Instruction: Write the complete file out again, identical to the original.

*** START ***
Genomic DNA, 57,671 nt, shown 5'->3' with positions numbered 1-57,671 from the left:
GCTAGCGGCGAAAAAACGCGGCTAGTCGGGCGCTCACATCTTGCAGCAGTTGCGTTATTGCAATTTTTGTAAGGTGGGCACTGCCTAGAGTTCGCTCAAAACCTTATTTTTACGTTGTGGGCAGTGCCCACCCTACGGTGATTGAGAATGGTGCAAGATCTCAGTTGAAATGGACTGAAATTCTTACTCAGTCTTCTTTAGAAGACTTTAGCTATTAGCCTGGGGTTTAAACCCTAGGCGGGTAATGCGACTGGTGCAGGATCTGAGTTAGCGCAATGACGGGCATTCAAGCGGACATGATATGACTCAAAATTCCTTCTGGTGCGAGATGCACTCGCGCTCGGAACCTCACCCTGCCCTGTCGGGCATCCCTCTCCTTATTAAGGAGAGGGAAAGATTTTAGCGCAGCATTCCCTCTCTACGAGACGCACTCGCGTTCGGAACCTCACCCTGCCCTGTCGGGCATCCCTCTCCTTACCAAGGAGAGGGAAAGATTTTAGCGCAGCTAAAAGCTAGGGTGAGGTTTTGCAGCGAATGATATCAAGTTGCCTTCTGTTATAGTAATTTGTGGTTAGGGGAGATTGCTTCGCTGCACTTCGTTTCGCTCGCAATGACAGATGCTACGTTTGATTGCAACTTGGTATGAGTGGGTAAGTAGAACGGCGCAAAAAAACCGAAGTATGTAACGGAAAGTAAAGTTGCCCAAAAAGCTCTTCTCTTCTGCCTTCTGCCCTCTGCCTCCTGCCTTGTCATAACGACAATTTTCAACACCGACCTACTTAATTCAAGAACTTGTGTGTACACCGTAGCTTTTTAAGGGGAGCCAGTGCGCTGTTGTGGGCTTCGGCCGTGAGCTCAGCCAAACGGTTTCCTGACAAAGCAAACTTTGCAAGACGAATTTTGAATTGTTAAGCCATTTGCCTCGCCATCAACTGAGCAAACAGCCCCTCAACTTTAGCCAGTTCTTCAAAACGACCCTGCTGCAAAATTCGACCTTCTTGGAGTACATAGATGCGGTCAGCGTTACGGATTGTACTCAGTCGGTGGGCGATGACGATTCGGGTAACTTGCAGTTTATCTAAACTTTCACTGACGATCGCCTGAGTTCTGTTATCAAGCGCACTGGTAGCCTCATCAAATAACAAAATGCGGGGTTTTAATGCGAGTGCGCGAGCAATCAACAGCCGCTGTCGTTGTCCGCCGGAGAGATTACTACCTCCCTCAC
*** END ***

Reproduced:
Genomic DNA, 57,671 nt, shown 5'->3' with positions numbered 1-57,671 from the left:
GCTAGCGGCGAAAAAACGCGGCTAGTCGGGCGCTCACATCTTGCAGCAGTTGCGTTATTGCAATTTTTGTAAGGTGGGCACTGCCTAGAGTTCGCTCAAAACCTTATTTTTACGTTGTGGGCAGTGCCCACCCTACGGTGATTGAGAATGGTGCAAGATCTCAGTTGAAATGGACTGAAATTCTTACTCAGTCTTCTTTAGAAGACTTTAGCTATTAGCCTGGGGTTTAAACCCTAGGCGGGTAATGCGACTGGTGCAGGATCTGAGTTAGCGCAATGACGGGCATTCAAGCGGACATGATATGACTCAAAATTCCTTCTGGTGCGAGATGCACTCGCGCTCGGAACCTCACCCTGCCCTGTCGGGCATCCCTCTCCTTATTAAGGAGAGGGAAAGATTTTAGCGCAGCATTCCCTCTCTACGAGACGCACTCGCGTTCGGAACCTCACCCTGCCCTGTCGGGCATCCCTCTCCTTACCAAGGAGAGGGAAAGATTTTAGCGCAGCTAAAAGCTAGGGTGAGGTTTTGCAGCGAATGATATCAAGTTGCCTTCTGTTATAGTAATTTGTGGTTAGGGGAGATTGCTTCGCTGCACTTCGTTTCGCTCGCAATGACAGATGCTACGTTTGATTGCAACTTGGTATGAGTGGGTAAGTAGAACGGCGCAAAAAAACCGAAGTATGTAACGGAAAGTAAAGTTGCCCAAAAAGCTCTTCTCTTCTGCCTTCTGCCCTCTGCCTCCTGCCTTGTCATAACGACAATTTTCAACACCGACCTACTTAATTCAAGAACTTGTGTGTACACCGTAGCTTTTTAAGGGGAGCCAGTGCGCTGTTGTGGGCTTCGGCCGTGAGCTCAGCCAAACGGTTTCCTGACAAAGCAAACTTTGCAAGACGAATTTTGAATTGTTAAGCCATTTGCCTCGCCATCAACTGAGCAAACAGCCCCTCAACTTTAGCCAGTTCTTCAAAACGACCCTGCTGCAAAATTCGACCTTCTTGGAGTACATAGATGCGGTCAGCGTTACGGATTGTACTCAGTCGGTGGGCGATGACGATTCGGGTAACTTGCAGTTTATCTAAACTTTCACTGACGATCGCCTGAGTTCTGTTATCAAGCGCACTGGTAGCCTCATCAAATAACAAAATGCGGGGTTTTAATGCGAGTGCGCGAGCAATCAACAGCCGCTGTCGTTGTCCGCCGGAGAGATTACTACCTCCCTCAC